Even if there isn’t enough demand for your app at this particular moment, look at it as an opportunity to discover new possibilities and brainstorm ways how you could improve the concept or change its focus in order to create something even better than original MVP. This way you could find out that users want something very different from what they were asking initially.
Here are some things that founders should think about when starting their SaaS:
Is my value proposition clear?
What problem does my app solve?
Do I know who my users are?
Is there any competition?
Can I differentiate myself from others?
What is my pricing strategy?
How much do I charge per customer/seat/month/year?
How many seats do I plan on selling in 1st year?
How much money do I need to cover costs and grow my business?
Do I really need payment provider or do I have another option where I don’t have to pay fees (for example Stripe)?
Do I have tools which will help me manage customers and invoices?
Remember that SaaS business model is not the only option available to you. It has some advantages, but it also has several drawbacks!
For example, the fact that you need to pay for hosting even if your product is not used by anyone yet means that you need to raise more capital (than if you were, for example, selling a software product that requires no hosting).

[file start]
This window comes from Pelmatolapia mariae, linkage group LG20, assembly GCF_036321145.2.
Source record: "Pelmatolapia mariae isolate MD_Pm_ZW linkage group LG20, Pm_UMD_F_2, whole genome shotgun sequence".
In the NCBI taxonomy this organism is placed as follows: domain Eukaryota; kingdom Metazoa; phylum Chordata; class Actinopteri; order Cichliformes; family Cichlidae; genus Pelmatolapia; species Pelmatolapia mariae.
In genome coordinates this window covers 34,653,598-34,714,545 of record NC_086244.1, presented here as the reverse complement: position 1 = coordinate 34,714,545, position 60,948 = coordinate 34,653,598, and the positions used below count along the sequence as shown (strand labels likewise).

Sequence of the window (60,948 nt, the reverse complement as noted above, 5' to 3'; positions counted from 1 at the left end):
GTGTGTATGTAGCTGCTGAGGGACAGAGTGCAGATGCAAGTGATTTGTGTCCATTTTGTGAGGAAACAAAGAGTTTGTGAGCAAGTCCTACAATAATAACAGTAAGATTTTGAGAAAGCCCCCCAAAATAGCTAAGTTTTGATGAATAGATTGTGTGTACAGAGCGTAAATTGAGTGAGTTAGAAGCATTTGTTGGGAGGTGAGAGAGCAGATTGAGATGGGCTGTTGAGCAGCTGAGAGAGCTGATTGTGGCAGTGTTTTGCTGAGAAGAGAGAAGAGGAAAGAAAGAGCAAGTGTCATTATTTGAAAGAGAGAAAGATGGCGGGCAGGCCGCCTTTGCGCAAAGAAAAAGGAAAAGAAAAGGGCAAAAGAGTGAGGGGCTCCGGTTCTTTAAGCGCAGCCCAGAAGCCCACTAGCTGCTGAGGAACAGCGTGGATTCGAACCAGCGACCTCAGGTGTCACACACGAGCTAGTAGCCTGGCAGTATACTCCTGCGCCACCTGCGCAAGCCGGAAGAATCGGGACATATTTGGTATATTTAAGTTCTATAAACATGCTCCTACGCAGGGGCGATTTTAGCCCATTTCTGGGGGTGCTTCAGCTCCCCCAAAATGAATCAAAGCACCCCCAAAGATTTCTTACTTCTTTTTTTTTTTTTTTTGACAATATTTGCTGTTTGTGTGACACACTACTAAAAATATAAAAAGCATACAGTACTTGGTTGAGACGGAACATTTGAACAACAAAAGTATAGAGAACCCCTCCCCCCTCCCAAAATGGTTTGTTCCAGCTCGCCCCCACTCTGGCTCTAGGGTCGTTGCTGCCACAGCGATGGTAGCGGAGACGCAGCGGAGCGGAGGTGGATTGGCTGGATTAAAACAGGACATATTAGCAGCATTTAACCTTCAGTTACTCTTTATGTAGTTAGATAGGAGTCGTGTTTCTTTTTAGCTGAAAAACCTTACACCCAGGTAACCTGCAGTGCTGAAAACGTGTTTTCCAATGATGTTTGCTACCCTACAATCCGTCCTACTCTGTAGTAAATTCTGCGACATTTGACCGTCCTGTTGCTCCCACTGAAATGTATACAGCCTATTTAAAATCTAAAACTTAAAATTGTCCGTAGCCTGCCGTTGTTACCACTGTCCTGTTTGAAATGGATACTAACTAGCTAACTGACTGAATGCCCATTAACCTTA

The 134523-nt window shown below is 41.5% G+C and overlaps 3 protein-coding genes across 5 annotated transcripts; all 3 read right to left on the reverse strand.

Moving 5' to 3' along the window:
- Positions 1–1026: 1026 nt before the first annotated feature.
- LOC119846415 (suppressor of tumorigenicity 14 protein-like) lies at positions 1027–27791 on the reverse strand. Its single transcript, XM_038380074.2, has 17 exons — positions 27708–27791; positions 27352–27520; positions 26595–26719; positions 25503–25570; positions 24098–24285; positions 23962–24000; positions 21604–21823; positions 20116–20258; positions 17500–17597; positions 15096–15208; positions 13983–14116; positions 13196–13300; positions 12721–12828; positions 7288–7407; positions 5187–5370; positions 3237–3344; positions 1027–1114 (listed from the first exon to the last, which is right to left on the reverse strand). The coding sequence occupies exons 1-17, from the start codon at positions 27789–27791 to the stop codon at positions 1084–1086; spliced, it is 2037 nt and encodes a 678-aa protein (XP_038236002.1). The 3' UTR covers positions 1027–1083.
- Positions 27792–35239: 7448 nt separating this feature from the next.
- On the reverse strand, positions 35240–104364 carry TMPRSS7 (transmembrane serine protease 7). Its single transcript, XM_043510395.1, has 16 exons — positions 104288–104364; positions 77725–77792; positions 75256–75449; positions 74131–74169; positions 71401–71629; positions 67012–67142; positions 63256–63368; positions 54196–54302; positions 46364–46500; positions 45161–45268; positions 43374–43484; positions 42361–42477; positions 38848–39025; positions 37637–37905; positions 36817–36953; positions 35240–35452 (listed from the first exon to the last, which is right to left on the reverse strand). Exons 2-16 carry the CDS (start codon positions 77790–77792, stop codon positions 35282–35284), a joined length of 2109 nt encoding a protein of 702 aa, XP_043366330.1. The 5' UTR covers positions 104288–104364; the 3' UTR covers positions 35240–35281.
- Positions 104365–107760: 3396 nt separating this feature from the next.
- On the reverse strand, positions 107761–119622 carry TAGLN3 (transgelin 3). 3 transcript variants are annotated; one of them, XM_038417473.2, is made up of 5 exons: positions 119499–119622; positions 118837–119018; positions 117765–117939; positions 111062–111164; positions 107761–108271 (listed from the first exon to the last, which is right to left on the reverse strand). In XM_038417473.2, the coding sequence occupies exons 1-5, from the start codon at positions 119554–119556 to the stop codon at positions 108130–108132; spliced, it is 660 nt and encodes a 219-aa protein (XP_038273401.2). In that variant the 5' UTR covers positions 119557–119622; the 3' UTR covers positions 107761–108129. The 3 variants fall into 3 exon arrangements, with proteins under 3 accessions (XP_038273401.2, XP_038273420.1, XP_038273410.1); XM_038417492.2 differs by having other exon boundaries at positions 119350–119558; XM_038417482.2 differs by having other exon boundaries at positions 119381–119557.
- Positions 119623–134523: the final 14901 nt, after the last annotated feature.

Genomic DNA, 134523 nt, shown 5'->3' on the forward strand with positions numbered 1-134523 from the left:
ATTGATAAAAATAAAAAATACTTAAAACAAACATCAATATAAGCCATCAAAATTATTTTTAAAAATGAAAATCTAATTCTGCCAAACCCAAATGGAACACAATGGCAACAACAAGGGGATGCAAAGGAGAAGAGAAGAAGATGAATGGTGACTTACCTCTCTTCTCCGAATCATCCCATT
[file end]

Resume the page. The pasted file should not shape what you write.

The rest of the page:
But if this is an issue for your startup, then maybe it’s better to wait until your business model becomes profitable and then switch to SaaS.
In other cases, SaaS might be the right choice. For example, if you want to start a B2B company that provides software for other businesses, then SaaS business model is a great choice.
You can even offer your product for free and monetize it by selling other services: integration, consulting, support and so on.
That is one of the reasons why we decided to launch Cudy LMS, our own SaaS product for education and training. I believe that we can make it better than any of our competitors.
We don’t have to pay for hardware, we can focus on development of the product, and we can also provide integration and consulting services.
All in all, SaaS business model is a great option if you want to start a tech company that provides software for other businesses. If you’re not sure what business model to choose, try starting with freemium and then take another approach. You will be able to see what works best for your startup. If your solution solves a problem for many people and they are willing to pay for it, then maybe SaaS business model is the right choice!
About the Author
I am the Founder of Cudy Technologies (www.cudy.co), a full-stack EdTech startup helping teachers and students teach and learn better. I am also a mentor and angel investor in other Startups of my other interests (Proptech, Fintech, HRtech, Ride-hailing, C2C marketplaces and SaaS). You can also find me on Cudy for early-stage Startup Founder mentorship and advice.
You can connect with me on Linkedin (https://www.linkedin.com/in/alexanderlhk) and let me know that you are a reader of my Medium posts in your invitation message.